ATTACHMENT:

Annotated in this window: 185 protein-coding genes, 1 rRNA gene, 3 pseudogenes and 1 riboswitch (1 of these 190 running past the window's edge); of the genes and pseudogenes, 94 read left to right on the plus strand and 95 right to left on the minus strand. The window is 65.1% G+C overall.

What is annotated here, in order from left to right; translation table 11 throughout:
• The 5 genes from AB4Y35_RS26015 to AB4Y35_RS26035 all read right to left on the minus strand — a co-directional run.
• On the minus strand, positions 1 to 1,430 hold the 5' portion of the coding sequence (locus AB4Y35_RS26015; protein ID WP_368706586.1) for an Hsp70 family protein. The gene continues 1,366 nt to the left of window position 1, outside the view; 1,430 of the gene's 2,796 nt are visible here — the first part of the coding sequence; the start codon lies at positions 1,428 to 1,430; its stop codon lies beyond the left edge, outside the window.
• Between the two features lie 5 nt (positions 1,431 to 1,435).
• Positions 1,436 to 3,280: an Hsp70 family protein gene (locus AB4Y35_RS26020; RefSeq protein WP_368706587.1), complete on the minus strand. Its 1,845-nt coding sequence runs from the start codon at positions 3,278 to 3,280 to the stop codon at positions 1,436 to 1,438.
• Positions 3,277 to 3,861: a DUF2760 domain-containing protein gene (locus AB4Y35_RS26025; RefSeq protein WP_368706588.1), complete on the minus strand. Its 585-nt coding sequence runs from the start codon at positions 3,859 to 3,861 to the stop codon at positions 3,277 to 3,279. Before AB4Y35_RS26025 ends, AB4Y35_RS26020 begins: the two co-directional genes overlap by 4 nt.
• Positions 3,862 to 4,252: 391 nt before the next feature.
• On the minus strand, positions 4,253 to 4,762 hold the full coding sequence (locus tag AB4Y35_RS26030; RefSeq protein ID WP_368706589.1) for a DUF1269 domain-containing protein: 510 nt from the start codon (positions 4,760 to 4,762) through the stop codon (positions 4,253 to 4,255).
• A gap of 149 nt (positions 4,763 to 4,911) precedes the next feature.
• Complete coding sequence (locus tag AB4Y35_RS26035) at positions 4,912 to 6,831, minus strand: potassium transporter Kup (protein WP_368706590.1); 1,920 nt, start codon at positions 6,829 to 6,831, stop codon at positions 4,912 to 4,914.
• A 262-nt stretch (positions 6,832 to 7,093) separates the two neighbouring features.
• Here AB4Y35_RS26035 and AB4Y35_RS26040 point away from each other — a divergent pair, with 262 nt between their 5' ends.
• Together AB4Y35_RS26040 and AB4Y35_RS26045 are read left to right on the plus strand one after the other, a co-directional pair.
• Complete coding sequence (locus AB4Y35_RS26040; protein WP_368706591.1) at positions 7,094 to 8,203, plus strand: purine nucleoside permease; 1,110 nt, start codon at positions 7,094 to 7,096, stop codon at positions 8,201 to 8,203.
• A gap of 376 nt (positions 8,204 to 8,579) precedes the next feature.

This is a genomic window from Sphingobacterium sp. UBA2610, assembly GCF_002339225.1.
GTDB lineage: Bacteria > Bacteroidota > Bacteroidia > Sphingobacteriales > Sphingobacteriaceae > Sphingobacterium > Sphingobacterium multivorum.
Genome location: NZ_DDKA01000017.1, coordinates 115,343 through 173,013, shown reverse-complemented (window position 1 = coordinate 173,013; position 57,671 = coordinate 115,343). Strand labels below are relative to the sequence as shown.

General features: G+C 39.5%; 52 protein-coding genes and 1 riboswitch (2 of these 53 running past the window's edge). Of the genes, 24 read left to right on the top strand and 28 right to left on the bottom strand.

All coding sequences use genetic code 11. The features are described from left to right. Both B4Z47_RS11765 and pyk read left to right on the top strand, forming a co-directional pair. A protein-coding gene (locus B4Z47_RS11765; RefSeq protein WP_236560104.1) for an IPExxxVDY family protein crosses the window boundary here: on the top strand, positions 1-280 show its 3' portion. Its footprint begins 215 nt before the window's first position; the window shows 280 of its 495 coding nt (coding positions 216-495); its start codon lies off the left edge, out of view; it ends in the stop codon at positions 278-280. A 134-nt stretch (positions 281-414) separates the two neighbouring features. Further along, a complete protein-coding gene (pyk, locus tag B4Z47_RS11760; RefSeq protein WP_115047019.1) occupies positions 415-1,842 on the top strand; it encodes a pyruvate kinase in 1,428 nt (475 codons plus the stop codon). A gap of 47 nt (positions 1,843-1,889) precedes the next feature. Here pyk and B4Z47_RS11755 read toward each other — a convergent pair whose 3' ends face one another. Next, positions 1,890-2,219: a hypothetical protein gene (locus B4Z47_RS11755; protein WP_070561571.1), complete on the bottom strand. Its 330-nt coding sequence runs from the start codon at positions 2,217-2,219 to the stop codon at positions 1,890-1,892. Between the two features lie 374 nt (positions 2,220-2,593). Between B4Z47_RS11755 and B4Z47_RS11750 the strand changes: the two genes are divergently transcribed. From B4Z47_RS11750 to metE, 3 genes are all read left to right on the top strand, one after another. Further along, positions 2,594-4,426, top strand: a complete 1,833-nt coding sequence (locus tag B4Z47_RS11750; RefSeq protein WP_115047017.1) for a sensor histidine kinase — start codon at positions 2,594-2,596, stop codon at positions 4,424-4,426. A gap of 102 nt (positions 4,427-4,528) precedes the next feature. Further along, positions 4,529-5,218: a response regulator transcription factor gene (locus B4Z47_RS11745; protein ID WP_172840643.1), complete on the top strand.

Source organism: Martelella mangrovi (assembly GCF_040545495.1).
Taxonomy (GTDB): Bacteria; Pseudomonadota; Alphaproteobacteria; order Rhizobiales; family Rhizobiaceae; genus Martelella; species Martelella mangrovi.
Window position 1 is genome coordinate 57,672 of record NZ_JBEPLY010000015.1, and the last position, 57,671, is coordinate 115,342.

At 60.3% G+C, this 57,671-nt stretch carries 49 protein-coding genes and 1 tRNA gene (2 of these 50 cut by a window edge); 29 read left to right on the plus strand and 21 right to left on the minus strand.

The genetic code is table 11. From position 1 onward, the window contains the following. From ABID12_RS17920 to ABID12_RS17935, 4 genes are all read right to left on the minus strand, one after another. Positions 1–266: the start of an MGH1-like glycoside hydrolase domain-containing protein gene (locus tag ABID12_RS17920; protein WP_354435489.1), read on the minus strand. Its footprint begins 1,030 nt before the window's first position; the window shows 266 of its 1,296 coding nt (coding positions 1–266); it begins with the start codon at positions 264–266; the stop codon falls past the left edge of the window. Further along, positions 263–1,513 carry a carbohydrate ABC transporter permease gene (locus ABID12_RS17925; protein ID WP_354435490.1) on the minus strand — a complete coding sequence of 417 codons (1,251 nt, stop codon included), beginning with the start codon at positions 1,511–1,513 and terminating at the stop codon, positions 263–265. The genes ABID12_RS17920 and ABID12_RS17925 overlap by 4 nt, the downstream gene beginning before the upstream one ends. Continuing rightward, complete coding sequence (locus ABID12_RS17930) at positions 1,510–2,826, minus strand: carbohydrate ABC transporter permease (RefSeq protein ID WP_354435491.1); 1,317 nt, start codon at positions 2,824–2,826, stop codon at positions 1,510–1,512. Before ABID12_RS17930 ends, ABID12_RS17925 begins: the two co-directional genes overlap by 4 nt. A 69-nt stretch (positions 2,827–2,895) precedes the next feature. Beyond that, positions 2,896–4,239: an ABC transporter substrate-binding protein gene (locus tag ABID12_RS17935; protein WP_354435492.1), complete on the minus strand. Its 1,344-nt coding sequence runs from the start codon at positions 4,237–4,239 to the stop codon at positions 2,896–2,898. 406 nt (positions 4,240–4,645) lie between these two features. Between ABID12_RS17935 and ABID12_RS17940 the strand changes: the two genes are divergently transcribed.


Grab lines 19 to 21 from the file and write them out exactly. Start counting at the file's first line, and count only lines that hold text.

Genome location: NZ_DDKA01000017.1, coordinates 115,343 through 173,013, shown reverse-complemented (window position 1 = coordinate 173,013; position 57,671 = coordinate 115,343). Strand labels below are relative to the sequence as shown.

General features: G+C 39.5%; 52 protein-coding genes and 1 riboswitch (2 of these 53 running past the window's edge). Of the genes, 24 read left to right on the top strand and 28 right to left on the bottom strand.

All coding sequences use genetic code 11. The features are described from left to right. Both B4Z47_RS11765 and pyk read left to right on the top strand, forming a co-directional pair. A protein-coding gene (locus B4Z47_RS11765; RefSeq protein WP_236560104.1) for an IPExxxVDY family protein crosses the window boundary here: on the top strand, positions 1-280 show its 3' portion. Its footprint begins 215 nt before the window's first position; the window shows 280 of its 495 coding nt (coding positions 216-495); its start codon lies off the left edge, out of view; it ends in the stop codon at positions 278-280. A 134-nt stretch (positions 281-414) separates the two neighbouring features. Further along, a complete protein-coding gene (pyk, locus tag B4Z47_RS11760; RefSeq protein WP_115047019.1) occupies positions 415-1,842 on the top strand; it encodes a pyruvate kinase in 1,428 nt (475 codons plus the stop codon). A gap of 47 nt (positions 1,843-1,889) precedes the next feature. Here pyk and B4Z47_RS11755 read toward each other — a convergent pair whose 3' ends face one another. Next, positions 1,890-2,219: a hypothetical protein gene (locus B4Z47_RS11755; protein WP_070561571.1), complete on the bottom strand. Its 330-nt coding sequence runs from the start codon at positions 2,217-2,219 to the stop codon at positions 1,890-1,892. Between the two features lie 374 nt (positions 2,220-2,593). Between B4Z47_RS11755 and B4Z47_RS11750 the strand changes: the two genes are divergently transcribed. From B4Z47_RS11750 to metE, 3 genes are all read left to right on the top strand, one after another. Further along, positions 2,594-4,426, top strand: a complete 1,833-nt coding sequence (locus tag B4Z47_RS11750; RefSeq protein WP_115047017.1) for a sensor histidine kinase — start codon at positions 2,594-2,596, stop codon at positions 4,424-4,426. A gap of 102 nt (positions 4,427-4,528) precedes the next feature. Further along, positions 4,529-5,218: a response regulator transcription factor gene (locus B4Z47_RS11745; protein ID WP_172840643.1), complete on the top strand.